If you’ve ever wondered why your bicycle looks the way it does, has the features it has, or just generally why you’re riding a refined machine rather than an old European boneshaker, then Henning Schroeder is a guy to know. As Senior Director of Global Product Management for Cannondale, he oversees all departments — road, mountain, urban, women’s — steering the direction of the brand and working with everyone from engineers to the sales force to figure out what bikes to produce. German-born Schroeder also has a personal stake in the biz: he’s been racing bikes for 27 years. We sat down with him to talk about the SuperSix Evo, where he finds inspiration and why he has beef with Mount Ventoux.
Q. What’s one thing every man should know?
How to respect others.
Q. What’s the hardest thing you’ve ever done?
I could name a bunch of physical things and that would be rather impressive, none of that matters really. I think seeing people you love going through hard times is what really makes me suffer. Having to receive a call that my mum had a stroke and being far away and not being able to do anything has been the hardest on me ever.
Q. What are you working on right now?
The future of cycling. The product lines for the next years are so exciting to me that I sometimes feel like a kid in a candy store, and when it all gets a little stressful I just need to sit back and think about which of these amazing bikes, forks or products I want to try next and add to my collection, or which is my favorite color of next year’s bike line up — and my whole world is in balance again.
I will most likely not know that it is my last meal, so it will be a sip out of my water bottle and a bite from a energy bar at the top of some mountain pass.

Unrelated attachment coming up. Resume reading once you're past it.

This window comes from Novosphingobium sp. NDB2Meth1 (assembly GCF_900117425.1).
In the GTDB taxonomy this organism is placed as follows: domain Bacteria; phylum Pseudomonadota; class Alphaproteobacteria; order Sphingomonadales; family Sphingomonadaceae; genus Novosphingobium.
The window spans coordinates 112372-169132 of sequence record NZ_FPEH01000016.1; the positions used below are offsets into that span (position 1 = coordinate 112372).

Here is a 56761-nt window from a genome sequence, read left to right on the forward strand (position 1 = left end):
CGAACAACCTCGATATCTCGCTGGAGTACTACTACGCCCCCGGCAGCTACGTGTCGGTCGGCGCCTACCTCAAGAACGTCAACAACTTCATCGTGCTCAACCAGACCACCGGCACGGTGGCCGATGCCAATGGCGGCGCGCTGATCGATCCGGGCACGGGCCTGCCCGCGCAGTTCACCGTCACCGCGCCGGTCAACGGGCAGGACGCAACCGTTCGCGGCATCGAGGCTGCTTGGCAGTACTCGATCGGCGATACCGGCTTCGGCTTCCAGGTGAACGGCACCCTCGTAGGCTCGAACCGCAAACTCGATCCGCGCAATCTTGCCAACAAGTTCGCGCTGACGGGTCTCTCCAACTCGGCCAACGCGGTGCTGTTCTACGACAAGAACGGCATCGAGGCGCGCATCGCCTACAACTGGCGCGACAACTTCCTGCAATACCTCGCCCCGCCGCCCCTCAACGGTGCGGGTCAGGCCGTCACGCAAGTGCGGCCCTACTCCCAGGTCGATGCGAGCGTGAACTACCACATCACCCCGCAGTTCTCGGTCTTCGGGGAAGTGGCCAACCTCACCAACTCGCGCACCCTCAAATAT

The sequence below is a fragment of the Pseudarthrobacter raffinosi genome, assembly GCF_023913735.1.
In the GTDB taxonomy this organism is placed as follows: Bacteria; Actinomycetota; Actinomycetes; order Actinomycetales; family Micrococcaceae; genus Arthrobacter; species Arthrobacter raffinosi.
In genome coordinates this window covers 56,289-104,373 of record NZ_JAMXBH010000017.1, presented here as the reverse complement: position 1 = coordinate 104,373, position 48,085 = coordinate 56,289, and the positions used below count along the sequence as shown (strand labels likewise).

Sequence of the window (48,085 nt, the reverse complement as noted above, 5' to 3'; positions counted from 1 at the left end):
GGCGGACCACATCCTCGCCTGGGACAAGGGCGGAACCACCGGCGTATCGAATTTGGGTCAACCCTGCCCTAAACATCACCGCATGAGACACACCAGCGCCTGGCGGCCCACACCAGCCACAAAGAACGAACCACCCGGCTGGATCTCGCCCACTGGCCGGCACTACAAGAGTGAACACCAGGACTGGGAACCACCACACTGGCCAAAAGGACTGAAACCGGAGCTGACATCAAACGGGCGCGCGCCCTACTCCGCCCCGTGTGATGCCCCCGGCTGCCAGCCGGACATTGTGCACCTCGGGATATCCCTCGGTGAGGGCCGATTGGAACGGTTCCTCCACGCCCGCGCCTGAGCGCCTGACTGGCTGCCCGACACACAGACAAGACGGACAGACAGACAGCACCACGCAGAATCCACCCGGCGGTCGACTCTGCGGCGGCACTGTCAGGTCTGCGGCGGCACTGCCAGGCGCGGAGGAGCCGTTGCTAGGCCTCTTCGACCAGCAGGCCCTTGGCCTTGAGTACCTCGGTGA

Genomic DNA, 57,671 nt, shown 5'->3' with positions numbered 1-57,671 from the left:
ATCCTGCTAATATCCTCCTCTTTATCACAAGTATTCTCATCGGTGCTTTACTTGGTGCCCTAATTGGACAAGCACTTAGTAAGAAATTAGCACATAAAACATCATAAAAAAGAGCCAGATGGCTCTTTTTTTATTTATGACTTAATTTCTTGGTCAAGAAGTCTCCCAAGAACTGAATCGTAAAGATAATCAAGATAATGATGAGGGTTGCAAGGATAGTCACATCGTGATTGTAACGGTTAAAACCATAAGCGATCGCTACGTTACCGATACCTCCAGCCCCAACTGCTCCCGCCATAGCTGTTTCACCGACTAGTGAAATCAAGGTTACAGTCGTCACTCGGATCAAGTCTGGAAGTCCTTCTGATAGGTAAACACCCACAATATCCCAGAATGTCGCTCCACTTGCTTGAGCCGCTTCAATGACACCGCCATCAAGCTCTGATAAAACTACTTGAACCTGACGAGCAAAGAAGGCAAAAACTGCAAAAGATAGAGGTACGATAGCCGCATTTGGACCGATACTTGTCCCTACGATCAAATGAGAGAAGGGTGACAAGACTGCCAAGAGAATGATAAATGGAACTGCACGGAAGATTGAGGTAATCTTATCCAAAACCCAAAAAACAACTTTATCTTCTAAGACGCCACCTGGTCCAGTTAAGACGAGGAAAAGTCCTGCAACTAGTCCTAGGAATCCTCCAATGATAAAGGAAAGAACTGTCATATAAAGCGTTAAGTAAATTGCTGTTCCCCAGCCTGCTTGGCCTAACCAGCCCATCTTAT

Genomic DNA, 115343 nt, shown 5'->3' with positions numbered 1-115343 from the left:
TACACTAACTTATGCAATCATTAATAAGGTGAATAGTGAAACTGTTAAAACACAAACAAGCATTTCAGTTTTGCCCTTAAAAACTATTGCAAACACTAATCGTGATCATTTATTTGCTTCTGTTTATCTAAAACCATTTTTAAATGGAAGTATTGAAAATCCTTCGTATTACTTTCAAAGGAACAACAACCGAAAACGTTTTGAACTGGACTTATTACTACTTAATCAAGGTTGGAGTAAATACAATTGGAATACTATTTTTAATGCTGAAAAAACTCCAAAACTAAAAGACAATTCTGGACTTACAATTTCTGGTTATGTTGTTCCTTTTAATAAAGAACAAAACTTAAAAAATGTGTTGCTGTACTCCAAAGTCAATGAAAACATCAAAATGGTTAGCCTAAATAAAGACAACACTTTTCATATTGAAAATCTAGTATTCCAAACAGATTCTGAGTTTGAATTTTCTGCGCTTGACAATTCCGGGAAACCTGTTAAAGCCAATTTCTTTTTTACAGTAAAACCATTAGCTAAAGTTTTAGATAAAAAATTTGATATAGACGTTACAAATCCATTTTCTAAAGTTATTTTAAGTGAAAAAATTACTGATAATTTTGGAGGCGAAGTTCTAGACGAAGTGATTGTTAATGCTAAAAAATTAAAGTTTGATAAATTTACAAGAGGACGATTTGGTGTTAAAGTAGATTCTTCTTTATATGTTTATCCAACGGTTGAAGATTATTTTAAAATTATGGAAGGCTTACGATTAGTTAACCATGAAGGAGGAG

Q. Name one thing you can’t live without.
Breakfast with my girlfriend, watching the pond come alive. My bike.
Q: Who or what influences you?
I am influenced by a lot of different things. My job really suits my personality insofar as it’s very versatile and so are my interests. I like to look at modern architecture and be amazed by how things are developing; I cant keep my eyes of cars, new or old; looking at products in general inspires me, drives me. My girlfriend rolls her eyes when I comment on every single car design while standing at a traffic light or explore packaging design of a random product in the supermarket.
Q. What are you reading right now?
A. A Good American
by Alex George, Kafka on the Shore
by Haruki Murakami and a book on small eco houses. Again, very versatile.
Q. Name one thing no one knows about you.
The exact number of bikes in my collection. People know I have a lot, but that’s the way we should leave it. Having lived on different continents helps. I’m spreading out the bikes.
Q. It’s your last drink and meal on earth. What’ll it be?
If I knew it would be my last it would be my favorite cocktail, cranberry seltzer, and I would definitely go with the full round of Italian food: carpaccio, melon and ham, pizza and close with tiramisu. I will most likely not know that it is my last meal, so it will be a sip out of my water bottle and a bite from a energy bar at the top of some mountain pass.
Q. If you could go back and tell your 16 year old self something, what would you say?
Don’t look back. This life is too amazing to waste a single second on regrets.
Q. How do you want to be remembered?
As a kind person. As a person people liked to be around, not always agreeable, but always opinionated, always driven, full of energy. Never a dull moment.
Q. What’s the most interesting thing happening in cycling design and technology?
Working on it currently, so ask me again in 2 years from now. What is out on the market right now, I think SuperSix Evo is a milestone in bike design and something I did not dream of when I started racing almost 30 years ago
Q. What’s your most memorable moment on a bike?
One thing that’s particularly memorable was l’Etape du Tour a few years back when I had to get of my bike and walk for a few minutes up the climb of the Mount Ventoux. Since I was ten years old I’ve admired that mountain, and the first time I race it, no love is given back.
Learn more about Schroeder’s work at cannondale.com.